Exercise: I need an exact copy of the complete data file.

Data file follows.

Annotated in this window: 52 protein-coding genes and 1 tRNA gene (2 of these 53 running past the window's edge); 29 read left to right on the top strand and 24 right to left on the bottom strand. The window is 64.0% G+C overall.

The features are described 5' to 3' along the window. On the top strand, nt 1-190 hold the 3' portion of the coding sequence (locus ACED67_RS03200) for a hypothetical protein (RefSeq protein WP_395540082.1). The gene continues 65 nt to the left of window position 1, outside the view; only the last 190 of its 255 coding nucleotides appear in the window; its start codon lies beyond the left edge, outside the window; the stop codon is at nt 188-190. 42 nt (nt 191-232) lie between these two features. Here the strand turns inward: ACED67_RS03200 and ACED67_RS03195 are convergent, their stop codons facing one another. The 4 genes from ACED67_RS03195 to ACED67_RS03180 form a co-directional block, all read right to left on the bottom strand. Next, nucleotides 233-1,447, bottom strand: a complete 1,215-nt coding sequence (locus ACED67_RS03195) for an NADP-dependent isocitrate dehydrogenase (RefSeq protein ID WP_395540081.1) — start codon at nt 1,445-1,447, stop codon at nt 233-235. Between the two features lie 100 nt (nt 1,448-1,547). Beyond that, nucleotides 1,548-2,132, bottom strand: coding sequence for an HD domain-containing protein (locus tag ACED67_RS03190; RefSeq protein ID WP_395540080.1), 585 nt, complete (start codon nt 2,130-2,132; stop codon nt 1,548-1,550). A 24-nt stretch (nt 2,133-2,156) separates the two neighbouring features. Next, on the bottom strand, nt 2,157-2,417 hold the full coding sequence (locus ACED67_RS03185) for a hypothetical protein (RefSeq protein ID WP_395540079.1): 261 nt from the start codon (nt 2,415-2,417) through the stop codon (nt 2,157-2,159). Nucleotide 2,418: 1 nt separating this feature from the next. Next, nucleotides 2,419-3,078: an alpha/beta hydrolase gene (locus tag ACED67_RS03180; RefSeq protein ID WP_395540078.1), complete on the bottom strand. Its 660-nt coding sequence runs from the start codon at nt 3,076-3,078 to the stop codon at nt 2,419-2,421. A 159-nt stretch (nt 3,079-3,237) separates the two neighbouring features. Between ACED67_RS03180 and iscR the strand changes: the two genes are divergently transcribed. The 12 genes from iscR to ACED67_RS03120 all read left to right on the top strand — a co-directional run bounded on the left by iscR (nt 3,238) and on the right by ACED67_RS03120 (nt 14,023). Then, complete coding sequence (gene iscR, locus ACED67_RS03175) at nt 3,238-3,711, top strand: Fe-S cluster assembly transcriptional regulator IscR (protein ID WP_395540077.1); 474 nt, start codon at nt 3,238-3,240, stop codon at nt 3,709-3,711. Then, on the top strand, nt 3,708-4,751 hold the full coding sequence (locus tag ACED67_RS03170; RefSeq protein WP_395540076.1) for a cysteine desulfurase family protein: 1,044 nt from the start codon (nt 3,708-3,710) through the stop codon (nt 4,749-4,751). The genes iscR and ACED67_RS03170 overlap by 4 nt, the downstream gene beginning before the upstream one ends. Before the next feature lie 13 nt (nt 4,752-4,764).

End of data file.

Annotated in this window: 52 protein-coding genes and 1 tRNA gene (2 of these 53 running past the window's edge); 29 read left to right on the top strand and 24 right to left on the bottom strand. The window is 64.0% G+C overall.

The features are described 5' to 3' along the window. On the top strand, nt 1-190 hold the 3' portion of the coding sequence (locus ACED67_RS03200) for a hypothetical protein (RefSeq protein WP_395540082.1). The gene continues 65 nt to the left of window position 1, outside the view; only the last 190 of its 255 coding nucleotides appear in the window; its start codon lies beyond the left edge, outside the window; the stop codon is at nt 188-190. 42 nt (nt 191-232) lie between these two features. Here the strand turns inward: ACED67_RS03200 and ACED67_RS03195 are convergent, their stop codons facing one another. The 4 genes from ACED67_RS03195 to ACED67_RS03180 form a co-directional block, all read right to left on the bottom strand. Next, nucleotides 233-1,447, bottom strand: a complete 1,215-nt coding sequence (locus ACED67_RS03195) for an NADP-dependent isocitrate dehydrogenase (RefSeq protein ID WP_395540081.1) — start codon at nt 1,445-1,447, stop codon at nt 233-235. Between the two features lie 100 nt (nt 1,448-1,547). Beyond that, nucleotides 1,548-2,132, bottom strand: coding sequence for an HD domain-containing protein (locus tag ACED67_RS03190; RefSeq protein ID WP_395540080.1), 585 nt, complete (start codon nt 2,130-2,132; stop codon nt 1,548-1,550). A 24-nt stretch (nt 2,133-2,156) separates the two neighbouring features. Next, on the bottom strand, nt 2,157-2,417 hold the full coding sequence (locus ACED67_RS03185) for a hypothetical protein (RefSeq protein ID WP_395540079.1): 261 nt from the start codon (nt 2,415-2,417) through the stop codon (nt 2,157-2,159). Nucleotide 2,418: 1 nt separating this feature from the next. Next, nucleotides 2,419-3,078: an alpha/beta hydrolase gene (locus tag ACED67_RS03180; RefSeq protein ID WP_395540078.1), complete on the bottom strand. Its 660-nt coding sequence runs from the start codon at nt 3,076-3,078 to the stop codon at nt 2,419-2,421. A 159-nt stretch (nt 3,079-3,237) separates the two neighbouring features. Between ACED67_RS03180 and iscR the strand changes: the two genes are divergently transcribed. The 12 genes from iscR to ACED67_RS03120 all read left to right on the top strand — a co-directional run bounded on the left by iscR (nt 3,238) and on the right by ACED67_RS03120 (nt 14,023). Then, complete coding sequence (gene iscR, locus ACED67_RS03175) at nt 3,238-3,711, top strand: Fe-S cluster assembly transcriptional regulator IscR (protein ID WP_395540077.1); 474 nt, start codon at nt 3,238-3,240, stop codon at nt 3,709-3,711. Then, on the top strand, nt 3,708-4,751 hold the full coding sequence (locus tag ACED67_RS03170; RefSeq protein WP_395540076.1) for a cysteine desulfurase family protein: 1,044 nt from the start codon (nt 3,708-3,710) through the stop codon (nt 4,749-4,751). The genes iscR and ACED67_RS03170 overlap by 4 nt, the downstream gene beginning before the upstream one ends. Before the next feature lie 13 nt (nt 4,752-4,764).